Some members may say that we missed this pullback in the markets so far in 2022, but we think it’s fair to set some expectations. For starters, this is not the Great Financial Crisis (GFC) or the COVID-19 meltdown. In situations when we’re asking the question whether the financial system will sustain itself as in the GFC or whether humanity may face a global killer as in the coronavirus, it’s certainly reasonable to consider laying on lots of (put) protection and seek to raise some cash. In the case of 2022, however, it was just different. 2021 had been a fantastic year, almost across the board, and the modest rise in the 10-year Treasury and temporarily elevated levels of inflation (which actually started in early 2021) weren’t going to let us cause panic across our followers and membership base.
What we’re saying is that we didn’t miss this pullback. We continue to view it as a run-of-the-mill market sell-off -- and one that would have (and has had) a rebound that many would have missed almost entirely had we sounded a big alarm near the top. As investors can see, since the mid-June bottom, the markets have already rallied more than 20% off the lows. There is still a way to go for the markets to reclaim all-time highs on the indices, but what we’re trying to say is that there are some things to take action on -- the GFC or COVID-19, in particular -- and then there are normal goings-on in the market, where relative outperformance can be had rather than swing trading and scaring people out of long-term investing. My guess is that there are a lot of people that sold out 20% ago due to inflation concerns that are now thinking about getting back in just shy of all-time highs.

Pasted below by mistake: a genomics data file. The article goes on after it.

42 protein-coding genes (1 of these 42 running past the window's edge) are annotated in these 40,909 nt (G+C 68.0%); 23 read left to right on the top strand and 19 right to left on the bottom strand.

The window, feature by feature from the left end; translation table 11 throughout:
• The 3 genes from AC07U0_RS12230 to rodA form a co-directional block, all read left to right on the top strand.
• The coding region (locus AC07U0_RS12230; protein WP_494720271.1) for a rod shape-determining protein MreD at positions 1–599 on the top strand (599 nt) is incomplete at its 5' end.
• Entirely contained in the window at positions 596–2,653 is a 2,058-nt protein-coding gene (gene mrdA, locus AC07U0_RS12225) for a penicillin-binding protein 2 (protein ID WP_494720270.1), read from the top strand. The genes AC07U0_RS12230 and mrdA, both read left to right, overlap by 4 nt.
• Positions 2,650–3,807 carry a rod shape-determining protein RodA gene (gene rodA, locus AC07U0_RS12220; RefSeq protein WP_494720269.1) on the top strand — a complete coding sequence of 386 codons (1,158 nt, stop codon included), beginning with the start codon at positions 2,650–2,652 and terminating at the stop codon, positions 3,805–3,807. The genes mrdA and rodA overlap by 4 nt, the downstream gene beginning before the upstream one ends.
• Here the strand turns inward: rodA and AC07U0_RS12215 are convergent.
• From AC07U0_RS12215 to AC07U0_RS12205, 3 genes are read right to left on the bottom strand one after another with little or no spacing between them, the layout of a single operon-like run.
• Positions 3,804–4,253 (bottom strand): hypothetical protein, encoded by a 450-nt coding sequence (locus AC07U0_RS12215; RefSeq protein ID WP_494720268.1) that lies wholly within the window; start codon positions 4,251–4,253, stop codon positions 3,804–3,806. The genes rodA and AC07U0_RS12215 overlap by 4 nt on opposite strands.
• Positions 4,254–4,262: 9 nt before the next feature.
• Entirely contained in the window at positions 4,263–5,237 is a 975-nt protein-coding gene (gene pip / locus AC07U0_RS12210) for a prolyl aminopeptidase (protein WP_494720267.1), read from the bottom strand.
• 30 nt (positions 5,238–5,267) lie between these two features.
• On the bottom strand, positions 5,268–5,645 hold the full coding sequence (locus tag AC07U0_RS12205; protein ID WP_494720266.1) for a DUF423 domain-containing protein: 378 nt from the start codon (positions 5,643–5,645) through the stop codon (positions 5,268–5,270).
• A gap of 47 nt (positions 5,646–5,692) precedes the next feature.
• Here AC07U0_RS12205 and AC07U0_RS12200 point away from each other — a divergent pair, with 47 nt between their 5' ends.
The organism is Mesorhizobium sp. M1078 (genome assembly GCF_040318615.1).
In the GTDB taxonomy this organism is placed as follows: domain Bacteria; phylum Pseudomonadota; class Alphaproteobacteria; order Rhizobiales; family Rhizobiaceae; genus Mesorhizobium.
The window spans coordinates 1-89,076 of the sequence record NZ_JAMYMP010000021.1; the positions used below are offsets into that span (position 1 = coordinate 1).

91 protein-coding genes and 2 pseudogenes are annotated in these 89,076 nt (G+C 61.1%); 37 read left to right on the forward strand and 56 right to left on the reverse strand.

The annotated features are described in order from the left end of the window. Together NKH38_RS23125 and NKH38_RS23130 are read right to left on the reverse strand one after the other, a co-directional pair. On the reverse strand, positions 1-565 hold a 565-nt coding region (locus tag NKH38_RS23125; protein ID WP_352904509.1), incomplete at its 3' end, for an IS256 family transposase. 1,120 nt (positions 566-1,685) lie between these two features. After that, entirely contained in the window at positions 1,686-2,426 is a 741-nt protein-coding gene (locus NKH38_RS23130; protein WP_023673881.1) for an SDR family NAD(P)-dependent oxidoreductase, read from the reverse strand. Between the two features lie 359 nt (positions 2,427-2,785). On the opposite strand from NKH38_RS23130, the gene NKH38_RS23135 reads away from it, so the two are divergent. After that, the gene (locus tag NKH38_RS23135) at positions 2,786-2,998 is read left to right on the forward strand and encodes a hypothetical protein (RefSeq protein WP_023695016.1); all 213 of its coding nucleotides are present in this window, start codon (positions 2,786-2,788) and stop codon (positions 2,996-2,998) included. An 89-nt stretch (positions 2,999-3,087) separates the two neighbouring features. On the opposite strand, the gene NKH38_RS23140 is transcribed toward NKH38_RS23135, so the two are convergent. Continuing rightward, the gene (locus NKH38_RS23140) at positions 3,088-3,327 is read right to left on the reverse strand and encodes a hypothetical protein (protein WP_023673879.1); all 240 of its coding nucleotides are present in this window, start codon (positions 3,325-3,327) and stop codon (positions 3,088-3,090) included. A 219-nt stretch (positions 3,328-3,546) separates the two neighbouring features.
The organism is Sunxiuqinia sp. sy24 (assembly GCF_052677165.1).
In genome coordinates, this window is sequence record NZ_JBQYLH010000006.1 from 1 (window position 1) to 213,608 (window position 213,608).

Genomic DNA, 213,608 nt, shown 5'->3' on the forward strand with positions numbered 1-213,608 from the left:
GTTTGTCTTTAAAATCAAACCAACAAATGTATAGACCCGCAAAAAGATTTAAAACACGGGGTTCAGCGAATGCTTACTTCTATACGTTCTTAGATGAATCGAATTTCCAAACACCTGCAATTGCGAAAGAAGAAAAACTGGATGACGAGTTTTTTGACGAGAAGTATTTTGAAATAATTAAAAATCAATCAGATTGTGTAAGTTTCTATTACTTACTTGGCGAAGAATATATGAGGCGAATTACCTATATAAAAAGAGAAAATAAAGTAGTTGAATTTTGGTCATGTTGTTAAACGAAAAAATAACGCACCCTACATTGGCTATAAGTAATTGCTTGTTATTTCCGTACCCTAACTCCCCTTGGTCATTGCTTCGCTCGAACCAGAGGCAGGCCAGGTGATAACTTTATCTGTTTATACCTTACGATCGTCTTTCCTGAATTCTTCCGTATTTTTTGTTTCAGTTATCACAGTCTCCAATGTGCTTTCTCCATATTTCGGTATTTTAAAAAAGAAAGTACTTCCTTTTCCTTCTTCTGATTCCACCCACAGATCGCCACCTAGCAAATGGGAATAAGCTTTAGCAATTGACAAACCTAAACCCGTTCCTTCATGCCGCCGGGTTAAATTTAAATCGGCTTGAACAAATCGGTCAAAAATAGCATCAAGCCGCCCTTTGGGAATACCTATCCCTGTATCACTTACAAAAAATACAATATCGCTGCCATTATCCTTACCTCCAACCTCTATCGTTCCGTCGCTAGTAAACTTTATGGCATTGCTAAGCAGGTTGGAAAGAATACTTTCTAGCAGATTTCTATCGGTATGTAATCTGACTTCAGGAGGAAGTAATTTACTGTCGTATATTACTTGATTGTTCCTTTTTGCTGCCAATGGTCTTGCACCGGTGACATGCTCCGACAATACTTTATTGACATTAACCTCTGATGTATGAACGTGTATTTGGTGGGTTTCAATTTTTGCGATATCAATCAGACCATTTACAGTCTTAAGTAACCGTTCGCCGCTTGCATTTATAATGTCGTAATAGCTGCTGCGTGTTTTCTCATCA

The NASDAQ has reclaimed 13,000, and this index, along with large cap growth, has revealed to be as levered to a recovering stock market as any. Many disruptive innovation stocks have been punished over the past 18 months and investors might still steer clear of these stocks, but this group has never been our favorite. We’ve become a broken record when we say that our favorite ideas are always in the diversified newsletter portfolios -- emphasis on diversified. We like anywhere between 15-20 securities in a portfolio, and that should be viewed as concentrated. Anything less than that is taking on far too much risk for our taste. We’re as disappointed and surprised by the stock price and fundamental performance of Meta (META) and PayPal (PYPL) as any investor, but these are peculiar times, and when we see the next resurgence in economic activity, we think the leaders heading into this pull back will be the leaders once again. In the next bull market: Yes, to big cap tech and large cap growth, and no to energy, financials and small cap "value."